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Have you or a loved one been arrested or charged with a white collar crime in Phoenix, Arizona? Don’t hesitate to contact Orent Law Offices, APC for immediate assistance with your defense. Our experienced Phoenix white collar crime defense lawyers know that your future is at stake. That’s why we’ll do everything we can to protect it. Give us a quick call today to set up a free case assessment and learn more.
White collar crimes can have a devastating impact on both individuals and businesses. Further, these types of crimes reportedly cost the United States hundreds of billions of dollars per year. Unlike violent crimes or other illicit activities involving force, such as robbery or aggravated assault, white collar crimes involve some form of deceit or violation of trust. This breach typically occurs in a business relationship and is committed for financial gain.
Now, the name “white collar” comes from the fact that the majority of these crimes are committed by individuals working in business or for the government. The white collar crime category includes many different types of offenses, on both the state and federal levels. These cases can be quite complex and carry with them the possibility of significant life-altering penalties. For these reasons, if you are facing criminal charges, it is essential to have a law firm with an experienced white collar crimes lawyer on your side.
The term “white collar crime” is very broad. In fact, the category encompasses many illegal activities, often involving fraud. Note that the state of Arizona law does not specifically define white collar crime, but the state does criminalize a number of acts that fall under this category.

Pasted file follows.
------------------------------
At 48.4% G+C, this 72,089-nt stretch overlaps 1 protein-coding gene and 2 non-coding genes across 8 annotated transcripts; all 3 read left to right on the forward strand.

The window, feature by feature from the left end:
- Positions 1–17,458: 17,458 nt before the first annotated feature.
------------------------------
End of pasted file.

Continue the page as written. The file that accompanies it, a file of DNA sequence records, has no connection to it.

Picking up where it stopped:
Some examples of white collar crimes include:
The penalties for white collar criminals differ depending on the particular charges. In Phoenix, Arizona, some of the more common white collar crimes are identity theft, forgery, and insurance fraud. Due to the frequent nature in which these crimes are committed, we’ll explore each in depth below.
Using another person’s personally identifiable information without their consent in order to commit fraud is a crime in Phoenix, AZ. This is referred to as identity theft, and the information used may be a person’s name or social security number.
The fraud component could include actions such as:
Now, one of the more common forms of identity theft is using someone’s credit card without their permission. An example would be if you found a lost card on the sidewalk and used it or attempt to use it at a store. Identity theft is considered a class 4 felony, and you may receive a prison sentence of up to 3 years and/or a fine of up to $150,000.